Today I want to share with you what I think are the 5 most functional exercises you can do during your workout. Before we get started, however, we have to define the term functional. As I have alluded to before, which you can read here, function depends entirely on the goal or desired outcome. So for the sake of today's article we will define a functional exercise as:
1. An exercise that uses multiple, large muscle groups in a coordinated fashion
2. An exercise that emulates common movement patterns seen in everyday life
3. An exercise that has a high degree of transferability to other activities
4. An exercise that is performed with no external support and requires dynamic stability
5. An exercise that safely promotes health and longevity.
So with the definition out of the way let's get to the list. Here are my Top 5 Functional Exercises.
1. Deadlift - This exercise is perhaps that most functional of all. I am willing to bet that every person does some form of a deadlift everyday. If you pick up baby, if you move a box, or if you rearrange furniture, you must first begin with a deadlift. It might just be the simplest, yet most functional, exercise there is. It uses the legs, hips, back, and shoulders in a coordinated fashion and is the best indicator of overall strength. Just by improving your mechanics and strength in the deadlift you can improve many aspects of your overall health, function, and appearance.
2. Push Up - This exercise uses primarily the chest, shoulders, and triceps, but also engages the core and hips(when done correctly) to provide stability. Getting better at push ups will help you get over obstacles, transfer force from your body to other objects, and will get you a nice looking upper body as well. Many people tend to skip pushups and go straight to the bench press, but the pushup is healthier for the shoulders and activates more muscles than the bench press. Sounds like a win-win to me.
3. Farmer's Carry - There is a reason that so many top coaches recommend this exercise, it is just plain effective. It promotes strong and solid posture, core activation, shoulder stability, and gorilla grip strength. Getting strong in the farmer's carry will definitely transfer over to other physical tasks. You can carry weights in both hands to work on overall strength, endurance, and toughness, or you can do one hand at a time to focus more on core strength and stability. To make it even more functional try carrying odd shaped objects such as rocks, animals, tree stumps, etc.
4. Pull Up - This exercise has long been a favorite of mine. It is completely functional as it transfers over to any type of climbing motion and it works pretty much all the pulling muscles of the upper body. It will give you a strong grip, solid arms, and a broad back. If all you did for the upper body was pull-ups you would still look pretty descent with your shirt off, it is that good. Being strong in the pull up ensures that you will always be able to hoist yourself out of a sticky situation if needed.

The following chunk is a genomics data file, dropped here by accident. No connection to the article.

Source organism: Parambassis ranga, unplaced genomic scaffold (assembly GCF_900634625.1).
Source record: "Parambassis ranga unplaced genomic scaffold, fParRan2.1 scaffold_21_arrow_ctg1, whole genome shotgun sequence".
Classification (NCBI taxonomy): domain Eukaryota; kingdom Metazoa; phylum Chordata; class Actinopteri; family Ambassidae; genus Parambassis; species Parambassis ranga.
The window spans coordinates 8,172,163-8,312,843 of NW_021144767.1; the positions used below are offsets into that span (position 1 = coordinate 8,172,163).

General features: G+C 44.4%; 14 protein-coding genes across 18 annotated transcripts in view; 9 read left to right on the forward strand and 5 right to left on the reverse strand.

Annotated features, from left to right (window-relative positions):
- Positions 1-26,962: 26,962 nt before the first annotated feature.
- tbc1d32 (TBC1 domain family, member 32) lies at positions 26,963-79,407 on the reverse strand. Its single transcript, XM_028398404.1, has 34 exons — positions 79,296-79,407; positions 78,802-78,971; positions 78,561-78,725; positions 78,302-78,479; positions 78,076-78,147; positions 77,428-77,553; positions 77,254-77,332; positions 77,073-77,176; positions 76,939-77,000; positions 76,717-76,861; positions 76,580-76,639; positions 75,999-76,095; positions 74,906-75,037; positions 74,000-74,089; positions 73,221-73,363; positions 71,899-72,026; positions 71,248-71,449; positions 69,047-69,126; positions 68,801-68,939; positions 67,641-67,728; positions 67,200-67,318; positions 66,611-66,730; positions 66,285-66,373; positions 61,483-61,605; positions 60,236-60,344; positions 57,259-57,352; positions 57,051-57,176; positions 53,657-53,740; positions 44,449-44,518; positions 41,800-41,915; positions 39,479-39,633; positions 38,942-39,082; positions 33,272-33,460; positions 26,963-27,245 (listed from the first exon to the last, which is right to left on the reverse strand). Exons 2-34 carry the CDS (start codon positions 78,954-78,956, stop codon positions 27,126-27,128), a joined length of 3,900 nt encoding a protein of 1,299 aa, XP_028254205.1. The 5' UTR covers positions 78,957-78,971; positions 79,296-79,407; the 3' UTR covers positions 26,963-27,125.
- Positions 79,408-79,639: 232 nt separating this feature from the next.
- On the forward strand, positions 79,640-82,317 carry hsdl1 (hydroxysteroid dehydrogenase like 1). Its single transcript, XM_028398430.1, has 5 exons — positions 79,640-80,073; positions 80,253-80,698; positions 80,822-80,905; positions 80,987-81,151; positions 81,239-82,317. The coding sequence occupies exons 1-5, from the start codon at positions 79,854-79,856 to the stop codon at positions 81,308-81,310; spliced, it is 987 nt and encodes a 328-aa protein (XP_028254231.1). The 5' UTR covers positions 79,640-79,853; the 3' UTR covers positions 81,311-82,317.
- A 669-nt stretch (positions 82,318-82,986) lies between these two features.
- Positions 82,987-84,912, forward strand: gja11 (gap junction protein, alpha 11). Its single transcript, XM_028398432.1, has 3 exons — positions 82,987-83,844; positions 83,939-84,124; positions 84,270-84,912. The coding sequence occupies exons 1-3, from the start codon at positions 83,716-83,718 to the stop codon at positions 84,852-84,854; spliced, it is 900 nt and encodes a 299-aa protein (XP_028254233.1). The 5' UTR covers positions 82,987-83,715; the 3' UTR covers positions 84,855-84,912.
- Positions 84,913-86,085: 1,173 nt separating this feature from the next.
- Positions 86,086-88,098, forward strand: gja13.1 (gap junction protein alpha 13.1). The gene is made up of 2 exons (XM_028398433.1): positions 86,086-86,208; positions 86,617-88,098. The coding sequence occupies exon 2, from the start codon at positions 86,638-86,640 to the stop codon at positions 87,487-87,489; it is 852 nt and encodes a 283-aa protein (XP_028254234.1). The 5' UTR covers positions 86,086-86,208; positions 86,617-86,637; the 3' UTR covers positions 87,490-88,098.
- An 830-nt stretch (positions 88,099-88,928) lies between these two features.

5. Step Up - This is a great exercise that intensely works the hip extensors, knee extensors, and balance all at the same time. It mimics the same movements you would perform walking up stairs or a steep hill. I chose this exercise over the squat(a great exercise as well) because during activities of daily living we spend more time in single leg or staggered stance positions than we do in symmetrical squatting positions. The key with this exercise is to keep the core tight and drive through the hips and knees. Do not simply lean forward and push off the opposite foot. Step ups lend very well to increasing your ability to traverse over uneven terrain with ease and confidence.
So there are my top 5 functional exercises. I am not saying that other exercises are not functional but I feel that these 5 best fit our definition of functional and will give you the biggest bang for your buck. You would have a pretty well rounded program if you just did these exercises alone but I would suggest mixing them into your current routine for variety and better carry over to other activities. To make these movements even more functional try performing them either on, or with, odd shaped objects. You can do pull ups on tree branches, pick up and carry heavy rocks, vary your hand and foot placement with pushups, run up hills, etc. The more variety you incorporate, the better you will become at adapting movements to different scenarios leading to increased function. Have fun.